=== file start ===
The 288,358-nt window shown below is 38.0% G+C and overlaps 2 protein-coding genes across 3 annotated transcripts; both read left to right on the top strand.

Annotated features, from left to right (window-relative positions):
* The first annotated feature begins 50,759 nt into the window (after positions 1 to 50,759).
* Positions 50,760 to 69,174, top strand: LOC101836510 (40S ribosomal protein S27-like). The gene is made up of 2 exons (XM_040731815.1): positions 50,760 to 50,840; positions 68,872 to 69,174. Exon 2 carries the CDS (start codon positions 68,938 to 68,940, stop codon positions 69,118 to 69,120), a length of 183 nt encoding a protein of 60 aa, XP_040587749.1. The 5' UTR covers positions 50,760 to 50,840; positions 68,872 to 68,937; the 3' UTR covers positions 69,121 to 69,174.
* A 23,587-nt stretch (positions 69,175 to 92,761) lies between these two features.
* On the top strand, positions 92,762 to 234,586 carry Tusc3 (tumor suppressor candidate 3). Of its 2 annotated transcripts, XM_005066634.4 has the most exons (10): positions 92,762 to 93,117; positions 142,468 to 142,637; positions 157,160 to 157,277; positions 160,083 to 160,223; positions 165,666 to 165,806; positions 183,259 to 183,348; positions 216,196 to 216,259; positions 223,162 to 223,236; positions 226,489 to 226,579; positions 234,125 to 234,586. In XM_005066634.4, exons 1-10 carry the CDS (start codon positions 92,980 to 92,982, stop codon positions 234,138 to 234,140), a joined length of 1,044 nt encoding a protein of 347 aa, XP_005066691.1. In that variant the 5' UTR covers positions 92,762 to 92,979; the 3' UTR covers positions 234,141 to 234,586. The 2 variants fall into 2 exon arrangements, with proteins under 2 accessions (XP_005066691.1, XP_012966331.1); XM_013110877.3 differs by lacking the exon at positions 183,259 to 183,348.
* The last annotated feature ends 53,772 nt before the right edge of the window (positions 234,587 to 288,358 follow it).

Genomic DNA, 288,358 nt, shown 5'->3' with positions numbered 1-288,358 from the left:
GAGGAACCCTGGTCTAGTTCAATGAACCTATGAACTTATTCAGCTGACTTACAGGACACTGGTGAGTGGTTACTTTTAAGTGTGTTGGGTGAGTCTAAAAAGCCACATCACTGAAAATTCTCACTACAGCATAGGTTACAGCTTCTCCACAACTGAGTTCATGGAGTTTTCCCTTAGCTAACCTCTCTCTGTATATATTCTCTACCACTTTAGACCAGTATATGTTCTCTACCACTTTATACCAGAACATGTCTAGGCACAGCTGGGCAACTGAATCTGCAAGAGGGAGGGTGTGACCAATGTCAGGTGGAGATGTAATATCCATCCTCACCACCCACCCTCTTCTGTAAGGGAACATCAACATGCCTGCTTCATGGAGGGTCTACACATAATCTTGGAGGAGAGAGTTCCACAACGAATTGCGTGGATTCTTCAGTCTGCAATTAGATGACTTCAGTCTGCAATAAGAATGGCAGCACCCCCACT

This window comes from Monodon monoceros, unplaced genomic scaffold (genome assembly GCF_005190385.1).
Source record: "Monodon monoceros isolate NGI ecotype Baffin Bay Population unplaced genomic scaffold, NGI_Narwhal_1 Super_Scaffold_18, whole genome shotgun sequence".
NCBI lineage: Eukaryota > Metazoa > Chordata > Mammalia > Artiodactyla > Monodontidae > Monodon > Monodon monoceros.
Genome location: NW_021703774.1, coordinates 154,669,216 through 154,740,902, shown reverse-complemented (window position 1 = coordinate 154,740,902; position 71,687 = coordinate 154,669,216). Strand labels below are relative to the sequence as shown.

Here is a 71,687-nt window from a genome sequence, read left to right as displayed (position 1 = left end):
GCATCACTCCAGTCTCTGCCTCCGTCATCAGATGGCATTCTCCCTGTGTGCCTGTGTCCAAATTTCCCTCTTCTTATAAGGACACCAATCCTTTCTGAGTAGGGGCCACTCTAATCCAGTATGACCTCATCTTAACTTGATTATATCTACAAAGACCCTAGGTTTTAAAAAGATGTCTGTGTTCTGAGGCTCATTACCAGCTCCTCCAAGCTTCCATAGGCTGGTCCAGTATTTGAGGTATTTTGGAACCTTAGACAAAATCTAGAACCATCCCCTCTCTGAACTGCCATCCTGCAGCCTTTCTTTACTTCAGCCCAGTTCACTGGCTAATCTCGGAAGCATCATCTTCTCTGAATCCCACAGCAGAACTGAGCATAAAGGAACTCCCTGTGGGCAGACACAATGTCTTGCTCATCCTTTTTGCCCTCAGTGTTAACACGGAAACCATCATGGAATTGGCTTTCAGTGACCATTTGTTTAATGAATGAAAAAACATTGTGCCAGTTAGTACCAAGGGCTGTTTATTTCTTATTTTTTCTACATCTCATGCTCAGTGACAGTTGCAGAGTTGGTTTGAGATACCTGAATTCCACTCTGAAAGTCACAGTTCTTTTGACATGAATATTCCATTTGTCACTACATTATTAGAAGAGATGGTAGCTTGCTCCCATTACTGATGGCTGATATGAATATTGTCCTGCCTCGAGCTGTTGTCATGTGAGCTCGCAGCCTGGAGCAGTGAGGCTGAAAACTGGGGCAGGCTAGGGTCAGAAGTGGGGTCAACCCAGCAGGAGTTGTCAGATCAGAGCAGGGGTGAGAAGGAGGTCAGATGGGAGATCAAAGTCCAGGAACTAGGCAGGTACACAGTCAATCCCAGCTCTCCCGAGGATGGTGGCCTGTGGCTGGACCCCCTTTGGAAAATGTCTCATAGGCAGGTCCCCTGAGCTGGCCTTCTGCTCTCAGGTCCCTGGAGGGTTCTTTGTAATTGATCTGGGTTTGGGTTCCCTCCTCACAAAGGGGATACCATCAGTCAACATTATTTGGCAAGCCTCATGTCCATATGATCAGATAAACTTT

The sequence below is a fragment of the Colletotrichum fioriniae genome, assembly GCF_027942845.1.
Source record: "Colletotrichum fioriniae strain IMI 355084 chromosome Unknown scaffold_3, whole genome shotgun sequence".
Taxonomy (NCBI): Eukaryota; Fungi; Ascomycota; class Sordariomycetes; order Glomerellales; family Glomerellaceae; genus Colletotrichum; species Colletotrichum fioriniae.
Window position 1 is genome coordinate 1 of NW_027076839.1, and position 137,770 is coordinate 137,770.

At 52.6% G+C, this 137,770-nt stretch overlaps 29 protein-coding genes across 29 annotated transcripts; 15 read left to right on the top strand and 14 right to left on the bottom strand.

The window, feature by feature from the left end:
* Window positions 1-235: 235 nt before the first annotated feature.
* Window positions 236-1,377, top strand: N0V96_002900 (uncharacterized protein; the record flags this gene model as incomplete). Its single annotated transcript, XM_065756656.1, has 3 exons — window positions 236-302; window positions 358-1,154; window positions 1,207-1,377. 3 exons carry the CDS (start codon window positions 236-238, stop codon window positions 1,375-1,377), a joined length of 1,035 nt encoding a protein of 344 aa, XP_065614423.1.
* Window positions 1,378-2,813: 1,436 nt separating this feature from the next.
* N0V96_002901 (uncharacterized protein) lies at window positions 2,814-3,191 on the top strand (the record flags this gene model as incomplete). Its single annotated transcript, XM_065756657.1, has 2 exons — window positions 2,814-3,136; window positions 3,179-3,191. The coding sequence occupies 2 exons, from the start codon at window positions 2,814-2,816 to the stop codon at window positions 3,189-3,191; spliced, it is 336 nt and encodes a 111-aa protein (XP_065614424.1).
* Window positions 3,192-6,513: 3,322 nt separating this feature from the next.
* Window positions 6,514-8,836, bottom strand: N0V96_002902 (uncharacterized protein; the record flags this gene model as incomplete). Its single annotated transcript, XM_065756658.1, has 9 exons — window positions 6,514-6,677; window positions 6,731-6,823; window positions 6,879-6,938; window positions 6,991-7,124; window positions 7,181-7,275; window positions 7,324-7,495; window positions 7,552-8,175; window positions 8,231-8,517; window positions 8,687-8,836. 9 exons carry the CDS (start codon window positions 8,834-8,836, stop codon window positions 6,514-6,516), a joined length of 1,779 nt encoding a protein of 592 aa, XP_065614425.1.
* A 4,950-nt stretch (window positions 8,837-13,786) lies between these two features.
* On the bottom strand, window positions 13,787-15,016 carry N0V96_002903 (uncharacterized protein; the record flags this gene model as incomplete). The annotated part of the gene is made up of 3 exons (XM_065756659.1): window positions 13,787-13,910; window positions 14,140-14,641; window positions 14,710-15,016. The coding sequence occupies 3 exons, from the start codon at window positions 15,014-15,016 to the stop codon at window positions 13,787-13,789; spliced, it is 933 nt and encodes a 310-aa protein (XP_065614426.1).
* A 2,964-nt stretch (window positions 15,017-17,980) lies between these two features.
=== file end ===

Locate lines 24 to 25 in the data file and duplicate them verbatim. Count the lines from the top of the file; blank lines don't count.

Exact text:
* Window positions 1,378-2,813: 1,436 nt separating this feature from the next.
* N0V96_002901 (uncharacterized protein) lies at window positions 2,814-3,191 on the top strand (the record flags this gene model as incomplete). Its single annotated transcript, XM_065756657.1, has 2 exons — window positions 2,814-3,136; window positions 3,179-3,191. The coding sequence occupies 2 exons, from the start codon at window positions 2,814-2,816 to the stop codon at window positions 3,189-3,191; spliced, it is 336 nt and encodes a 111-aa protein (XP_065614424.1).